Phoenix Metro is Ground Zero for Inflation Problem: Will It Impact Local Midterm Elections?

Photo Credit: Forbes

We have all experienced the relatively meteoric rise in inflation recently; between housing, gas, food and durable goods, it is nearly impossible to deny at this point. But our area can claim that we are number one in something other than sunshine now: the Phoenix Metro area is currently #1 nationally in inflation.

It is fair to lay a lot of the blame on our overheated housing market; it has been no secret that the cost of housing has skyrocketed, as people from other states migrate here and push up housing prices, as large institutional buyers buy up properties in pursuit of a good rate of return in the rental market, and as local municipalities have leaders that are resistant to driving costs lower by building more properties. Of course, that is not the only contributing factor to inflation however.

Since midterm elections are around the corner, it is worth considering what the implications will be on our local races. As silly as it is, most voters will vote at the local level based on how they view the parties at the national level, so the implications of inflation may impact our races significantly even though our local leaders have had very little impact in either direction.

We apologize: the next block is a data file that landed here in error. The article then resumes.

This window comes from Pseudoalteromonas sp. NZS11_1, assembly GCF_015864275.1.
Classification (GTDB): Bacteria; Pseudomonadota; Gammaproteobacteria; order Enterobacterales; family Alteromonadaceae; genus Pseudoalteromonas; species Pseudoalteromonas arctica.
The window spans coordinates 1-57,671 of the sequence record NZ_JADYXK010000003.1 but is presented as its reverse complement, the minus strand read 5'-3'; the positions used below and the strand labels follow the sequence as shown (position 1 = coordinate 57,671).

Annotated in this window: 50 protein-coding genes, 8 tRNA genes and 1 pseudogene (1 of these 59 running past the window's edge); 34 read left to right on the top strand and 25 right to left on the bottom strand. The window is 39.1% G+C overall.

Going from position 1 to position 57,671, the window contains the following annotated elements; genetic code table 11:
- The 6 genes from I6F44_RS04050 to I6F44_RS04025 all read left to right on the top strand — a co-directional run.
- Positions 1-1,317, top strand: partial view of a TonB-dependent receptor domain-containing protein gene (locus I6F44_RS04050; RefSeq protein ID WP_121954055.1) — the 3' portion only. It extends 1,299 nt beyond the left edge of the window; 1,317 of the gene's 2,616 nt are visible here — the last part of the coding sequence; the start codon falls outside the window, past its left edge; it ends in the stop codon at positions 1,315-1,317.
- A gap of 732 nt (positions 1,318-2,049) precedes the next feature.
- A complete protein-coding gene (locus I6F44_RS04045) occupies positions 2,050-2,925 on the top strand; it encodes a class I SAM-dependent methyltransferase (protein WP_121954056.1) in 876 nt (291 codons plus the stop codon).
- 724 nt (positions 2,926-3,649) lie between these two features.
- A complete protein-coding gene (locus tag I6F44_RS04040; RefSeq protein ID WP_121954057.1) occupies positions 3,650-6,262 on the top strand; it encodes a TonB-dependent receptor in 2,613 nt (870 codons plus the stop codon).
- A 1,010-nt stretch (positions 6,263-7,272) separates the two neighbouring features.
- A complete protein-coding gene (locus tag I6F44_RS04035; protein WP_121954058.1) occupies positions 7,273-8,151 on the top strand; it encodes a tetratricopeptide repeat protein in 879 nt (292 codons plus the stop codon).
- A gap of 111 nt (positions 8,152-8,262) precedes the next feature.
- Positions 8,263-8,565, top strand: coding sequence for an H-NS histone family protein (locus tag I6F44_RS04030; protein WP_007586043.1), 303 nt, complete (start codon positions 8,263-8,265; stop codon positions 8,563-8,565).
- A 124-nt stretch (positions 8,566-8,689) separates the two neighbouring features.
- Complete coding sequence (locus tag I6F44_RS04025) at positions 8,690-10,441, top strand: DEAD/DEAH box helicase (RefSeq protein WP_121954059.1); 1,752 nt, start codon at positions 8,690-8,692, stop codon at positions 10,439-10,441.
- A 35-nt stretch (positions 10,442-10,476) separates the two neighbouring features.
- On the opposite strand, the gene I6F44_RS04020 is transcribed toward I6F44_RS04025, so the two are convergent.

The most salient problem isn’t just inflation, it’s what the Federal Reserve will do to combat it, namely raising interest rates. While that process has begun, the staircase of higher rates has just begun and is very likely to go much further, especially as concern about the Russia/Ukraine conflict’s impact on our economy are proving to be somewhat muted. There is a good chance that that will have the effect of damping our growth, likely pushing us near a recession if not in one. And while Joe Biden will not have done it, views of Democrats will likely not be extremely strong once the election goes around.

Any shift in sentiment will be outsized here in Arizona, as Republican margins are already paper-thin: they have a one seat margin in both the House and the Senate. Especially after redistricting, where voters will often be unfamiliar with the people who want to represent them, it is uniquely likely that they will lean onto their party inclination even further, which probably does not bode well for Dems.